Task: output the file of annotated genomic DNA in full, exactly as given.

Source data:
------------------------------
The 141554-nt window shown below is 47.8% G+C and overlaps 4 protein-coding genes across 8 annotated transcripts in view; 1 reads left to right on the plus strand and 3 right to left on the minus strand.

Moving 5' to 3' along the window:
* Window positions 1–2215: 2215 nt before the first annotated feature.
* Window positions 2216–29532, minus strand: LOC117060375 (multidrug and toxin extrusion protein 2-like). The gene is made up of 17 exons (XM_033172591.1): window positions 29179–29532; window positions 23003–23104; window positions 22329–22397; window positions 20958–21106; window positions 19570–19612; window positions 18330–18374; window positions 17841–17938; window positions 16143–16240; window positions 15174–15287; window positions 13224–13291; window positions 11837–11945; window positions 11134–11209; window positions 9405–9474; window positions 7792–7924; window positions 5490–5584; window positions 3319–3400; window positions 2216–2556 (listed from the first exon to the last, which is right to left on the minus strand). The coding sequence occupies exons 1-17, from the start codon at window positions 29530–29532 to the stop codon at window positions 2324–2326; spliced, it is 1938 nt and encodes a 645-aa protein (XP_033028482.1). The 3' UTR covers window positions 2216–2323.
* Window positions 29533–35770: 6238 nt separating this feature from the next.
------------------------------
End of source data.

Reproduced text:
The 141554-nt window shown below is 47.8% G+C and overlaps 4 protein-coding genes across 8 annotated transcripts in view; 1 reads left to right on the plus strand and 3 right to left on the minus strand.

Moving 5' to 3' along the window:
* Window positions 1–2215: 2215 nt before the first annotated feature.
* Window positions 2216–29532, minus strand: LOC117060375 (multidrug and toxin extrusion protein 2-like). The gene is made up of 17 exons (XM_033172591.1): window positions 29179–29532; window positions 23003–23104; window positions 22329–22397; window positions 20958–21106; window positions 19570–19612; window positions 18330–18374; window positions 17841–17938; window positions 16143–16240; window positions 15174–15287; window positions 13224–13291; window positions 11837–11945; window positions 11134–11209; window positions 9405–9474; window positions 7792–7924; window positions 5490–5584; window positions 3319–3400; window positions 2216–2556 (listed from the first exon to the last, which is right to left on the minus strand). The coding sequence occupies exons 1-17, from the start codon at window positions 29530–29532 to the stop codon at window positions 2324–2326; spliced, it is 1938 nt and encodes a 645-aa protein (XP_033028482.1). The 3' UTR covers window positions 2216–2323.
* Window positions 29533–35770: 6238 nt separating this feature from the next.